The drawback to the online-storage-with-backup approach has traditionally been cost. But disk cost per byte has been plummeting at a greater-than-historical rate for the last fifteen years, and it’s now so low that, for most serious photographers, it’s not an impediment to online storage of all your images.
Why are disk prices dropping so fast? A succession of technological breakthroughs (a couple of biggies were the giant magneto-resistive effect and perpendicular recording, for you technophiles) has dramatically increased the aerial density – the amount of data that can be stored in a square inch or square centimeter. Greater aerial density means more data on the same number of platters, or even on fewer platters, which makes disks cheaper per byte stored. Greater aerial density allows smaller platters without sacrificing the amount of data stored, which makes disk drives cheaper. Greater aerial density also increases performance: when the bits are all crammed together, more of them pass the head per unit time, and data transfer rates increase. When the tracks are closer together, seek times drop. Smaller drives also dissipate less power. Increasing aerial density is a wonderful thing for computer users in general, and photographers in particular.
When an old technology is challenged by a newer one, the old technology often improves dramatically. This has been the situation with disk storage. Twenty years ago, most technologists believed that by now, disk storage technology would have been substantially replaced by now with flash memory. That hasn’t happened, not because flash memory has failed to advance as predicted, but because disk storage has evolved faster than most people thought it would. This has been a good thing for photographers, especially in the last ten years when the size of digitally captured images has been increasing quickly (but not as quickly as disk drive capacity). Today, leaving out scanning backs, the upper end of the size of digitally captured images is around 80 megapixels for medium format cameras and about 35 megapixels for 35mm sized cameras. Over the next five years, these numbers might double, (or quadruple if camera manufacturers decide to oversample and eliminate the antialiasing filters. If disk technology continues to advance in the next five years at anywhere near the rate of the last 10 years, the economics of storing all your images on disk will become more attractive as time goes by. Eventually, rotating magnetic memory will be replaced by some other kind of nonvolatile online mass storage, and what I have to say about storing your images on disk will probably apply equally well to that storage medium.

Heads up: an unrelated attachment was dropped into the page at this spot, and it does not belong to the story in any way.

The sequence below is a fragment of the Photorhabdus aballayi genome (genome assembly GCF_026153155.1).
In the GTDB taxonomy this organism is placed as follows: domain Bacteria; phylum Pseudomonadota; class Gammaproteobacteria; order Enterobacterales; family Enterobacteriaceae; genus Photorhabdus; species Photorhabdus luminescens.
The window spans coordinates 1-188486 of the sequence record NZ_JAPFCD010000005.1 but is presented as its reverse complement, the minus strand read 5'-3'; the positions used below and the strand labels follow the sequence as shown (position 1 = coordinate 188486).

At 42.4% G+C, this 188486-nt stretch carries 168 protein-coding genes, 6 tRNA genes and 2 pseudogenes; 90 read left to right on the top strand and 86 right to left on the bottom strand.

Let’s test my contention that disk storage has become sufficiently affordable by working out some examples with today’s pricing. If you have 10,000 raw images from a 24 megapixel camera, at 16 bits per pixel you have half a terabyte of data. You can buy a 3 terabyte external disk for $140 to $200, so it will cost you about $80 to store all those images. Let’s say you are a prolific shooter and a terrible editor, with 100,000 raw images. Basic storage for those images is less than $1000. Maybe you do a lot of editing and love layers, so you’ve got to store big Photoshop or TIFF files. If your files are 500 megabytes apiece, you can store 6000 images on that under-two-hundred-buck disk.
It’s not all good news. That’s just the beginning of what it will cost you to store your data dependably. Disk reliability has made great strides over the 50-year history of the device, with calculated mean time between failures now coming in at over 100 years, and field failure rates of possibly a half to a quarter of that. All the same, a sensible attitude towards a disk is to view it as a failure just waiting to happen, and to arrange things so that, when disks die, you can easily replace them and restore your data. A disk failure may be an occasion for a mildly elevated pulse, but it should not cause panic.
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